As you would expect from the author of this column, my interests very much lie in the realms of the analysis of complex spectroscopic data sets and I am very pleased that we have a project starting up to look at just such multi-dimensional analyses with a consortium of industrial partners and the renowned teams of Professor Dr Lutgarde Buydens at Radboud University of Nijmegen, Institute for Molecules and Materials, and Professor Dr Edwin van den Heuvel in the Department of Epidemiology of the University Medical Centre, Groningen. Amusingly the project runs under the acronym ALBERT—Analysis of Large data sets By Enhanced Robust Techniques (after St Albert the Great—Albertus Magnus—Patron Saint of Science).

Human capital

From the outset it was a clear goal of the COAST programme to increase the available human resources with desirable skill sets in analytical science. Not only is this being carried out through the usual PhD placements tied up with the R&D project funding opportunities, but also through an Analytical Science Talent Programme for undergraduates at HLO level (Higher Laboratory Education) during the last three years of their studies at eight different universities of applied sciences. There are currently 35 candidates on this programme, and an additional 25–30 will be recruited in 2013. The programme includes taught sessions by popular university professors with experienced industrial practitioners, as well as paid placements in industry. In total the candidates will be expected to undertake five weeks of summer courses, 27 days of Saturday education and some 3000 hours of placement work with industrial partner companies over the three years of the programme.

Additionally, the MSc+ programme has been put in place at three universities to provide added value for MSc level students. It started in 2012 with the first five students, and in 2013 an additional 10 will be selected to join the programme. Students will be expected to attend additional courses and Saturday lectures targeting more detailed education in areas such as spectroscopy, solids and surface analysis techniques, advanced separation science, microscopy and imaging, as well as their applications.

Finally, COAST has also brought together the materials generated as part of the other Human Capital programmes and offers them as Life Long Learning (L3) paid education opportunities for employees in COAST partner companies or others who wish to broaden their horizons, sharpen their skills or just keep up-to-date with the latest developments in their particular areas of interest.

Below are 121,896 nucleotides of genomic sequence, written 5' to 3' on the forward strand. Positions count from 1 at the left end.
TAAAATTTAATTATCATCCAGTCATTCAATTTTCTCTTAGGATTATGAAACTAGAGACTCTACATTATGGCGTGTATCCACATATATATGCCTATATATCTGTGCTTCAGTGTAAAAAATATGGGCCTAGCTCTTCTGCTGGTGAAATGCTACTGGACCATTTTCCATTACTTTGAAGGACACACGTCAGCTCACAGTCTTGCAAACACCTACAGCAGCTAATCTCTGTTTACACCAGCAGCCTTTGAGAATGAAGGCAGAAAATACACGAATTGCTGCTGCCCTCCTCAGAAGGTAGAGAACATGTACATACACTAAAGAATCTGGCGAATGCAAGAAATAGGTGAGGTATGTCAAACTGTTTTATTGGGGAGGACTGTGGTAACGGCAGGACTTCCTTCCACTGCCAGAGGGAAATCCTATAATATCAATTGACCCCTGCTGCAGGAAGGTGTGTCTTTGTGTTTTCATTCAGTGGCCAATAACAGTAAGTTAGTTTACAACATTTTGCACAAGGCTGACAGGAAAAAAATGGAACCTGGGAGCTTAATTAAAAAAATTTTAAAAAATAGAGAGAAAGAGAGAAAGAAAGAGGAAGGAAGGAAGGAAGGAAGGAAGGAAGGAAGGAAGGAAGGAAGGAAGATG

Infrastructure programme

The third leg of the COAST initiative looks to make advanced, high-quality instrumentation available where it would otherwise be problematic to gain access. This sharing will not only ensure that the investment made by COAST participants in advanced analytical instrumentation can see better utilisation rates than are currently possibly the case, but that, as a useful by-product of this collaboration, the pool of highly skilled experienced potential employment candidates is also increased.

As we have discussed in the past the more advanced hyphenated analytical techniques also present additional problems when it comes to the exponential growth in the amount of data they can produce and the associated difficulties found in efficiently and accurately processing such data. The COAST project has recognised that there would be little point in making the advanced instrumentation available to a wider user base if there was no equivalent support for analysing and processing the data. So under the Infrastructure programme, not only is access to advanced instrumentation available but also support for multivariate statistical analyses and the associated data storage and computational power.


All in all I was very pleased to find such an innovative and strategically important initiative being kicked off and followed through at such difficult financial times for funding bodies and industrial companies alike. I hope to be able to follow the outputs of the portfolio of projects and initiatives during the coming years and will report interesting developments as they occur in the coming years.